Intended for healthcare professionals

Clinical Review Recent advances


BMJ 2000; 320 doi: (Published 08 January 2000) Cite this as: BMJ 2000;320:98
  1. C R V Tomson, consultant renal physician (
  1. North Bristol NHS Trust, Richard Bright Renal Unit, Southmead Hospital, Westbury on Trym, Bristol BS10 5NB

    Most doctors qualify with a knowledge that the kidney is an important organ, that the diseases affecting it are complex, and that renal physiology is difficult to understand. Once in clinical practice confusion persists particularly over which patients should be referred and when and, for instance, over whether angiotensin converting enzyme inhibitors are uniquely effective at preventing progressive renal failure or contraindicated in renal failure. Much of this confusion is now unnecessary. Recent advances have clarified some aspects of renal physiology: now the teachers understand them there is more hope of explaining them to students. Knowledge of the various types of glomerulonephritis is not necessary in deciding when a patient should be referred: this decision is becoming increasingly important as the potential for prevention of progressive renal disease increases.


    This is an unsystematic review of those areas of nephrology in which there have been recent advances, selected for a general readership. Space precludes coverage of advances in renal transplantation. I have relied on personal files, recent articles in the journals of international nephrology societies, Medline searches, and discussions with colleagues.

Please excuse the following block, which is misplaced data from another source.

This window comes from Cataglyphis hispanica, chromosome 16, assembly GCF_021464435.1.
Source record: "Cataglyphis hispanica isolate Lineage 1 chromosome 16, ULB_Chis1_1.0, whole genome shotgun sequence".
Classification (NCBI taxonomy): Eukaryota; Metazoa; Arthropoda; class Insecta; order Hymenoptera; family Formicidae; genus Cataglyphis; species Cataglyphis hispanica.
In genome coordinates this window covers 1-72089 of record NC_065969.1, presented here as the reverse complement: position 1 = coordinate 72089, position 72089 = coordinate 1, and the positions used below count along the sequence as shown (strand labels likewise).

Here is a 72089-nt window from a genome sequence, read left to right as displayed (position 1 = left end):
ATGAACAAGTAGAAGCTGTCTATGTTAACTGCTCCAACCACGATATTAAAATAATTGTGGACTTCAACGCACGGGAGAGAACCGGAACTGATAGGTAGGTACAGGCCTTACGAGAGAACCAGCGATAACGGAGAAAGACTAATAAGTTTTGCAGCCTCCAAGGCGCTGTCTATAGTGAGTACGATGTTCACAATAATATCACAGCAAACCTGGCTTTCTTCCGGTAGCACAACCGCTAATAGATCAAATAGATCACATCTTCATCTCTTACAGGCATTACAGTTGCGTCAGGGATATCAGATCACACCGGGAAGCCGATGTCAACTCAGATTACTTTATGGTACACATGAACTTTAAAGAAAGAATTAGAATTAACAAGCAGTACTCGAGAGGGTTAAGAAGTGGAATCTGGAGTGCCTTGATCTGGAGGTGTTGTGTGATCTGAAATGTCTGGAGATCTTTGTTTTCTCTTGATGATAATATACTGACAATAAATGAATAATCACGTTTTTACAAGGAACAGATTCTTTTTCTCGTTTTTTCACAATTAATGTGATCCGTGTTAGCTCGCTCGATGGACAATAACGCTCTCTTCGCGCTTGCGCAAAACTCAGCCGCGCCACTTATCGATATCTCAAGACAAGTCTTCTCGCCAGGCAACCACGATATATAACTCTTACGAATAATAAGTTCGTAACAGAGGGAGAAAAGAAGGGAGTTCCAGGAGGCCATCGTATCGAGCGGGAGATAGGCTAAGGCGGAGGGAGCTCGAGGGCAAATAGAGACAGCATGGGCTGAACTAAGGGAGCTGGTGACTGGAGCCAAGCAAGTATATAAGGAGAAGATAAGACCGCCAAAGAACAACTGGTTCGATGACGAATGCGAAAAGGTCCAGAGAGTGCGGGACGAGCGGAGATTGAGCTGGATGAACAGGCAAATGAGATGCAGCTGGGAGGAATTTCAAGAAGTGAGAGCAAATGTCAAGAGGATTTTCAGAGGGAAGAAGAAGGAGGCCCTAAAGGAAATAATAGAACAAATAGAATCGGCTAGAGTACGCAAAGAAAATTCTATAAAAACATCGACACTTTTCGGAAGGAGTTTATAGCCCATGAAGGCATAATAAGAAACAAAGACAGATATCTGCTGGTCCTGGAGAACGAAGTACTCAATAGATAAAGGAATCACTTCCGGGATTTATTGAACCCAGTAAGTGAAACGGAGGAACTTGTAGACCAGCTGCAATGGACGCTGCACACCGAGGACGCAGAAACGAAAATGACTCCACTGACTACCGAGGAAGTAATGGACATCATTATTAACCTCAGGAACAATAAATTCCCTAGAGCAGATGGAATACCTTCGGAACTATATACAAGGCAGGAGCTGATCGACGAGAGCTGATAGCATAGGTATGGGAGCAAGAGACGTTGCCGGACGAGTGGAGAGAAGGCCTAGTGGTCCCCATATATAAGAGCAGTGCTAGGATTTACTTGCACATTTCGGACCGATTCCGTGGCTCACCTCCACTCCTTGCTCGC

Recent advances

    Identification of the genetic basis for some rare disorders has led to increased understanding of normal renal physiology and opened up the possibility of new treatments for hyperparathyroidism and hyponatraemic states

    Major advances have occurred in the understanding of the pathogenesis of IgA nephropathy and adult polycystic kidney disease, but as yet these have not led to breakthroughs in the treatment of these conditions

    The reduction of proteinuria by antihypertensives slows the progression towards end stage renal failure of many types of renal disease—angiotensin converting enzyme inhibitors may have particular value in reducing proteinuria unless systemic blood pressure is lowered far enough

    Although only a small proportion of affected patients benefit from renal revascularisation, the high frequency of renal artery …

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